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MBA, CFA Discussion Dominates Debate

Our article on MBAs and CFAs has spurred observations on everything from degree requirements to the importance of soft skills.

Some highlights:

"Both degrees are useful. Being aware of where you truly are in your career and avoiding steps that will land you in places you don't want to go (several people have mentioned the middle office), will help you determine exactly what you need to do to keep moving (CFA vs. MBA, or both). Awareness of what your ambitions really are, and learning about the skills developed by each degree - not a formula or a tradition - will help you make the right decision."

"On the MBA v CFA question, while I respect those with MBA's, you have to place a high degree of value on those people who make the commitment to study, on their own time, particularly those who hold full time 'professional' jobs as well. If all I had to do with my time was go to class and be lectured by Ivy League professors that would be a piece of cake."

"MBA is good for those sales people on wall street willing to sell anything to retire as early as possible. The CFA on the other hand has way more top investors working to make people money and not money with people. Look at Buffett; he dropped out of his MBA program because he felt it wasn't serving his career as an investment manager. If you are serious about investing, forget about the MBA and start studying for the CFA and read as many 10-Ks as you can..."

Join in! Add your comments to the story here.

AUTHORMark Feffer Insider Comment
  • Mr
    Mr. Investor
    6 June 2011

    I put my money into hedge funds, and then keep myself busy with performance evaluation and monitoring -- no need for an MBA or CFA for that

  • Ke
    Kevin Spellman
    7 June 2007

    When I was hiring new investment research talent as Director of Research, I hired out of MBA programs or, if a person did not have an MBA or investment experience, I looked for people with a credit analyst background or progress toward the CFA charter. If they were studying for the CFA exams I knew they were serious about investments. Hence, a CFA designation or an MBA is good but a CFA designation and an MBA is much better.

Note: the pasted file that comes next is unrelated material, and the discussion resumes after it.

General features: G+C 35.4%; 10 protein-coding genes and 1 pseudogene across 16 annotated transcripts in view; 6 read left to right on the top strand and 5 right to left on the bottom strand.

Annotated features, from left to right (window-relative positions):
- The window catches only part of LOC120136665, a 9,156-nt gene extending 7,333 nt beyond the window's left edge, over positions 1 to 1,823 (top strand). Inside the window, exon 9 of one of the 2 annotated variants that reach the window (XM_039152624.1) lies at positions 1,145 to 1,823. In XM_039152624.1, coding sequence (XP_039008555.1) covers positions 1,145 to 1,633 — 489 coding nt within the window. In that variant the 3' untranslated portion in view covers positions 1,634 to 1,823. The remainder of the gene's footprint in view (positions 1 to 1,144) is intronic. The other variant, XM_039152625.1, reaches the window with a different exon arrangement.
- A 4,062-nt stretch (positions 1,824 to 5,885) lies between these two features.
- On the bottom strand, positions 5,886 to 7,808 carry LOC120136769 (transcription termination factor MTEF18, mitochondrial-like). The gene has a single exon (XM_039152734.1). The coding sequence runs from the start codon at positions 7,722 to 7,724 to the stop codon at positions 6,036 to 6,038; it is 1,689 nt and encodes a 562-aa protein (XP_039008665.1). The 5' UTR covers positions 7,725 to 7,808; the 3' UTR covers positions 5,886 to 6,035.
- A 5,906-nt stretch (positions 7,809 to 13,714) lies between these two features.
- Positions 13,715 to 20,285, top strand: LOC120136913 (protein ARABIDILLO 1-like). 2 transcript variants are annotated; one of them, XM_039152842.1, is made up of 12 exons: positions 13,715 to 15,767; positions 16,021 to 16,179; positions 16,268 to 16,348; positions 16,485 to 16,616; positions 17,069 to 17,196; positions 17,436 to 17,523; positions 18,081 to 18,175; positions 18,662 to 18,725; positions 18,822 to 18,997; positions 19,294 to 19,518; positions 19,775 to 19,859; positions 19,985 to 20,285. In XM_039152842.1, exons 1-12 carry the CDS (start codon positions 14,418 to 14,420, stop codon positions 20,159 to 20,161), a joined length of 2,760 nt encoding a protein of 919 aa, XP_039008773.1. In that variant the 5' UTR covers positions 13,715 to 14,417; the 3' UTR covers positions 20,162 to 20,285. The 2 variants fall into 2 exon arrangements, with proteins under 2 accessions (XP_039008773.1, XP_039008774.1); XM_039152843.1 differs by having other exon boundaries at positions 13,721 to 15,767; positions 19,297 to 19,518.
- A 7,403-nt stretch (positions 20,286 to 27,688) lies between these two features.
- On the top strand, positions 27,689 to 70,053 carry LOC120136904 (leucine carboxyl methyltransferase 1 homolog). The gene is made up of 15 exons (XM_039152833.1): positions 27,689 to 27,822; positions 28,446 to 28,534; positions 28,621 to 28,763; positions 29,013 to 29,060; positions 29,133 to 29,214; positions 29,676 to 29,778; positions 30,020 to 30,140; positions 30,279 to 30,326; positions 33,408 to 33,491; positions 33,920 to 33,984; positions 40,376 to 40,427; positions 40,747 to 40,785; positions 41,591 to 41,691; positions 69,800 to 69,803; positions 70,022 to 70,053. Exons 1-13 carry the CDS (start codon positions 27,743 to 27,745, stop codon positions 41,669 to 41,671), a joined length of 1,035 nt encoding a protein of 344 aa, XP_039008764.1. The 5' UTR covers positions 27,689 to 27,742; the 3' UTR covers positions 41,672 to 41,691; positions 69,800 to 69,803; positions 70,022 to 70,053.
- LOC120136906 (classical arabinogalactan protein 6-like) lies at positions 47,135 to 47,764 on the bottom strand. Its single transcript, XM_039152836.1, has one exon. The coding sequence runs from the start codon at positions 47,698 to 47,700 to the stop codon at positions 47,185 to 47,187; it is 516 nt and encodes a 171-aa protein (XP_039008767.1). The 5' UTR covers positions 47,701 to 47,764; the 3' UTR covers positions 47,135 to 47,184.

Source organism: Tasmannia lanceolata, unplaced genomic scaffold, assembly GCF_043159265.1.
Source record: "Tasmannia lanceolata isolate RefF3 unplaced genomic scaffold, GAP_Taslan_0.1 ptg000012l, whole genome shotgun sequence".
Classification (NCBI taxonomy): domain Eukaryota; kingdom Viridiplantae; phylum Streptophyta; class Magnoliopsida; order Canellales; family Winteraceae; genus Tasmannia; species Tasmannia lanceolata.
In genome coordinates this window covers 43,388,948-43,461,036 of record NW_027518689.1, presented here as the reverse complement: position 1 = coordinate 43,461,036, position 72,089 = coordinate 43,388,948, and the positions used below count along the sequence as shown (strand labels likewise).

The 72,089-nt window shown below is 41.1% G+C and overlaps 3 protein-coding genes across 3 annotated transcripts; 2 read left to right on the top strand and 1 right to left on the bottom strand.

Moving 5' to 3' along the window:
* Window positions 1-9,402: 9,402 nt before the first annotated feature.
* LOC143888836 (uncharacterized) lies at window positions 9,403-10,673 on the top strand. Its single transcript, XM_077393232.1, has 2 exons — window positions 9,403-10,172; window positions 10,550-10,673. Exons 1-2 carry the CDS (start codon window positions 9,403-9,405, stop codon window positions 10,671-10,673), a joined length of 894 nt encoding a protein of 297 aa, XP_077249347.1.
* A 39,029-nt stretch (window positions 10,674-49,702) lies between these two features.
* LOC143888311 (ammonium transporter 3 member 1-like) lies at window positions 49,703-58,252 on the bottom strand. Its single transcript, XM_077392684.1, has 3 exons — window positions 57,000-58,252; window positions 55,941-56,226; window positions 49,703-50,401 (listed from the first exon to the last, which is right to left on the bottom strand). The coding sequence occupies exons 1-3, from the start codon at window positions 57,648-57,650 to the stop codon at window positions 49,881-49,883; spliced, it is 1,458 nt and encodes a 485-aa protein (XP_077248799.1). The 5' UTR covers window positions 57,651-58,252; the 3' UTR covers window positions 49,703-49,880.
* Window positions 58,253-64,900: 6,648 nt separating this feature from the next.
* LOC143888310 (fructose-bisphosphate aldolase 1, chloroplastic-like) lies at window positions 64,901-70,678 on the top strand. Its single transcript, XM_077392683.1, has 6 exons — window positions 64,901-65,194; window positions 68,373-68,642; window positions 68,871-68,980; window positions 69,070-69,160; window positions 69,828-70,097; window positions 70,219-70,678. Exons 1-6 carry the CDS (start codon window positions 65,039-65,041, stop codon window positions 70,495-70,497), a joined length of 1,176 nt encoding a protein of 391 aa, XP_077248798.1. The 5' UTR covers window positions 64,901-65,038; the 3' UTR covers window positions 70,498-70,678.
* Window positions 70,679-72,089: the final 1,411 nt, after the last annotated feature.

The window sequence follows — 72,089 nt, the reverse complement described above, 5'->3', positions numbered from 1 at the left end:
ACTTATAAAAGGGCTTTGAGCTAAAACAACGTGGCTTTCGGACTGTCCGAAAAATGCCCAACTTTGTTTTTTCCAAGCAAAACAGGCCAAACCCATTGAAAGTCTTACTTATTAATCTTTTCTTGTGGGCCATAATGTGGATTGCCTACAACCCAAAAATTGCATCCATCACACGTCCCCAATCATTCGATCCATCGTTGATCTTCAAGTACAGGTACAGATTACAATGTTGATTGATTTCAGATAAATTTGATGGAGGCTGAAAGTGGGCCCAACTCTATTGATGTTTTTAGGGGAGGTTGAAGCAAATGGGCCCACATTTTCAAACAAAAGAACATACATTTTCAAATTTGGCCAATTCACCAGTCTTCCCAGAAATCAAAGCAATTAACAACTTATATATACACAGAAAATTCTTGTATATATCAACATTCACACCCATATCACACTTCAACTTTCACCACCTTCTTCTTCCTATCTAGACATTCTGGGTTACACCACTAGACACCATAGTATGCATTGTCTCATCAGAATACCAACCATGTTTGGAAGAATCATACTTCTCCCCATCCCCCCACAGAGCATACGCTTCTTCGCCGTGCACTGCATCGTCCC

The CFA Institute recently started partnering with various universities ( Several of these partnerships are with MBA programs and some of these programs are strictly geared to train people in investment research (for instance, the Applied Security Analysis Program - The partnership indicates that their programs cover 70% or more of the three levels of the CFA Curriculum.

  • Wa
    30 May 2007

    I suppose that, it would be rather beneficial having dual qualifications having first of all MBA and followed by a CFA. MBA teaches u managerial skills with little stress on the major you do. the CFa only focuses on the streamline finance which may sometimes shrinks your output in a bigger scenario. It is therefore prefferable if you want to do CFA first do your MBA then opt for CFA since it's not a classroom i.e on daily basis study you can attempt on your self study basis.

  • An
    1 May 2007

    Actually, the CFA is a designation, not a certification.

  • Pr
    30 April 2007

    Since when is the CFA a degree? Isn't it a certification? And what about considering MBA vs. MS? Better yet, get all three and your covered. ;-)

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